Superman 28: Discussion

by Spencer Irwin and Michael DeLaney

This article contains SPOILERS. If you haven’t read the issue yet, proceed at your own risk!

Spencer: I’ve never considered myself very patriotic. I appreciate the freedoms and privileges I enjoy as an American citizen, of course, as well as the sacrifices so many have made in order to ensure them, but it’s hard for me to fully support a country built on slavery and genocide, a country that’s struggled to properly care for minorities and the poor, a country that effortlessly and thoughtlessly kills foreign innocents in their own homes. I’m not comfortable putting my faith in an organization whose agendas so often shift (or can so easily be bought); I’d rather put my faith in individual people.

On paper, then, I probably shouldn’t like Superman 28, the conclusion of Peter Tomasi, Patrick Gleason, and Scott Godlewski’s brief “Declaration” storyline. In many ways Clark, Lois, and Jon’s road trip is patriotism at its finest, yet what endears me to this story is the focus the creative team puts on people; on the people who sacrificed so much to fight for their beliefs, and on the very human cost of America’s many wars. That’s a thesis I can get behind.

Much of what I wrote about Superman 27 a few weeks ago applies to this issue as well (for better or for worse), but issue 28 doubles down on the more personal narratives it touched on last time with Deborah Sampson and Ryan Duffy, and the story is all the better for it. It’s one thing to hear about the heavy causalities of the Korean War, but quite another to see how those casualties have effected characters we already know and love.

Okay, I certainly don’t love General Sam Lane, but it’s still interesting to see how he initially took up his crusade in order to follow in his older brother’s footsteps. This actually seems to be one of the more common themes of the issue: the sacrifices made in wartime are horrific and heartbreaking, but can inspire others to serve a higher calling themselves.

At Gettysburg, the creative team takes an entirely different approach to the human stories and human cost of the Civil War, starting by hinting at the ghosts that haunt the battlefield.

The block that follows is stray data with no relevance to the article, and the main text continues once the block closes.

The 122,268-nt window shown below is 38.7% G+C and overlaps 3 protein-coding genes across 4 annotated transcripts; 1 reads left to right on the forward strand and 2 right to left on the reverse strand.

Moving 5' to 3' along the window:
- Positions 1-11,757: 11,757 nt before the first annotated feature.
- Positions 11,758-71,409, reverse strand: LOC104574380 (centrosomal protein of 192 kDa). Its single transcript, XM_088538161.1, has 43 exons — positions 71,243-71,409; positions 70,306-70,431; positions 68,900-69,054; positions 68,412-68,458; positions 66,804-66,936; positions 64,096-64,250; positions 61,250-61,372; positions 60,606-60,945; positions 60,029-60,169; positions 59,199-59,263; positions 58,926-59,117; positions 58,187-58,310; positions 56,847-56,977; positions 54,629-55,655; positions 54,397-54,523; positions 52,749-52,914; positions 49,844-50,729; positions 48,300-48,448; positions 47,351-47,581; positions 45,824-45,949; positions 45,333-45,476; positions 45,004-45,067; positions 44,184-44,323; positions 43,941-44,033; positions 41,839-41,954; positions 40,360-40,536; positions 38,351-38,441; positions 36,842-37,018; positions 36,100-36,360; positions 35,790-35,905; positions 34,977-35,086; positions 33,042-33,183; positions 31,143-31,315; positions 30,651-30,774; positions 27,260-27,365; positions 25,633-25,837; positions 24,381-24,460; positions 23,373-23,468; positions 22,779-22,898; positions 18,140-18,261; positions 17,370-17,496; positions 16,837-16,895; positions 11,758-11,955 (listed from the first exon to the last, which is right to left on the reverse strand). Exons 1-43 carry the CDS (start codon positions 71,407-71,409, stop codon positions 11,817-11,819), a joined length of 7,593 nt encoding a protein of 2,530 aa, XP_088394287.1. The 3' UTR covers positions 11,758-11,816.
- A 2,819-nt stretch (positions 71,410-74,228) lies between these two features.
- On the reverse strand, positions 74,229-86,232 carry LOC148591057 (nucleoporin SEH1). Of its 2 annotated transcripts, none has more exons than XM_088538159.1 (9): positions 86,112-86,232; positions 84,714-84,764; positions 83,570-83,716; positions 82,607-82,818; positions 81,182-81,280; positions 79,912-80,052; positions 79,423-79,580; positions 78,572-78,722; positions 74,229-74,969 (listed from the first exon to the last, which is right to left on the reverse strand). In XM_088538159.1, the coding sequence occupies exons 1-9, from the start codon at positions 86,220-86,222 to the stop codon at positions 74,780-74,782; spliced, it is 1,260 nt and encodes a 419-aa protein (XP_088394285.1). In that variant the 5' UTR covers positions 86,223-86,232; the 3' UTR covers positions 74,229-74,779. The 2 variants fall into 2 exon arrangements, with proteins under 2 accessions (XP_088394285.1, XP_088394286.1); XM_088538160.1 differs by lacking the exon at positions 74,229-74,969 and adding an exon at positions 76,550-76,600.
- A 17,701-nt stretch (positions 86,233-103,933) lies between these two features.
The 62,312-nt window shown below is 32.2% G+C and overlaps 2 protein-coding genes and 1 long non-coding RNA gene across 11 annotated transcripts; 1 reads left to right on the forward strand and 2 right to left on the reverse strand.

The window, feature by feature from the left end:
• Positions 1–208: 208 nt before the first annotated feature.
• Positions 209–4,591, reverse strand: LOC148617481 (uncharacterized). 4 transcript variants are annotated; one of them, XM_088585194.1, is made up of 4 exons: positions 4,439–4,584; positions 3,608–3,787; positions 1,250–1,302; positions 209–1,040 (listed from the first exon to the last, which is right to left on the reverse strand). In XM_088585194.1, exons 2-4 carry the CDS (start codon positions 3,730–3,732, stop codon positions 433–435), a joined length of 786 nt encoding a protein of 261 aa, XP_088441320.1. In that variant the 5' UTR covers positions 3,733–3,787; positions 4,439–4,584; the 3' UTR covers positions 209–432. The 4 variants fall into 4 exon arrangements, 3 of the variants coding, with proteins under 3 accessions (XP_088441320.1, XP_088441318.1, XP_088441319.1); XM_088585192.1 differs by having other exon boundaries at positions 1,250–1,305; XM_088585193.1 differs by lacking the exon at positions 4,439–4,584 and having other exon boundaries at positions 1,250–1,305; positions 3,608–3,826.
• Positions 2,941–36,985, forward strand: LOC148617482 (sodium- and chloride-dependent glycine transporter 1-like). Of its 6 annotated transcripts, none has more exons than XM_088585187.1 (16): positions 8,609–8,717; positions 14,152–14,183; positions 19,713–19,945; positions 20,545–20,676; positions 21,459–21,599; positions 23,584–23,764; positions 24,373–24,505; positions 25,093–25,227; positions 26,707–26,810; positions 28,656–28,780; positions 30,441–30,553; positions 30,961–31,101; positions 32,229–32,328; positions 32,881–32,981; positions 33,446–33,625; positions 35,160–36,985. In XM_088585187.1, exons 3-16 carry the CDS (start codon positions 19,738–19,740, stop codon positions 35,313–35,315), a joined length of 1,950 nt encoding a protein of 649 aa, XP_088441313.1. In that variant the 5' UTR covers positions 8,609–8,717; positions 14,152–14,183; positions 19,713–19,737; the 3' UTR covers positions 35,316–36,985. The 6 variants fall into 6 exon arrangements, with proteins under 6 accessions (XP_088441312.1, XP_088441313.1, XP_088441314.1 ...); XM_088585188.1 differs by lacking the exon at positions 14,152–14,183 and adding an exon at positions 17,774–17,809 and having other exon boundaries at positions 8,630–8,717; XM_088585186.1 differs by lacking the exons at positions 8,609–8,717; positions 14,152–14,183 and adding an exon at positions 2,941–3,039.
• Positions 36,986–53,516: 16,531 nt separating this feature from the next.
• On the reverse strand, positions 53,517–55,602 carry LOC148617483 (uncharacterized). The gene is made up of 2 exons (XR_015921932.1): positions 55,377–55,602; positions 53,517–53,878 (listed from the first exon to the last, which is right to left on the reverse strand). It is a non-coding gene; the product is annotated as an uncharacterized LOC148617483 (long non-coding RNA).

I don’t think we’re supposed to believe that these are literal ghosts (though you can never tell in the DC Universe; Clark’s right not to dismiss the idea), but they serve the same purpose here, the losses Gettysburg suffered bringing a palpable, lingering sense of loss to the battlefield over a century later. The idea of these men’s deaths certainly haunts Jon, if nothing else — we only see the ghosts in the border-free panels framed through Jon’s point of view, after all.

Actually, I love the contrast Godlewski, Tomasi, and Gleason create here. Jon is a modern kid viewing Gettysburg through the modern lens of his smartphone camera, which is a far cry from the fates of the young men we see playing out in flashback all around Jon. Jon gets to enjoy such a privileged existence precisely because of the sacrifices those young men made (and thankfully, Jon is a Kent through and through and clearly understands the gravity of this), but I get the sense that they’d be okay with that; that’s exactly why they were fighting, after all.

A few pages later, the creative team veers away from this idea of sacrifice somewhat. The Kents stumble across the Dowd family, who couldn’t be a more neighborly (furthering this Superman run’s streak of people generally being good if you give them a chance). The Dowds are celebrating the birthday of their great-great-grandfather, a Civil War soldier named Thomas, who survived losing a leg in battle only to be washed away and drowned by a freak flash flood, his body never found. Thomas couldn’t make any kind of noble sacrifice; he lost his life for no reason simply because war — and really, even the world itself — is just bleak and cruel sometimes.

The creative team doesn’t shy away from that kind of pointless loss and brutality. There’s no happy ending for Thomas, but Superman can help the Dowds find some peace.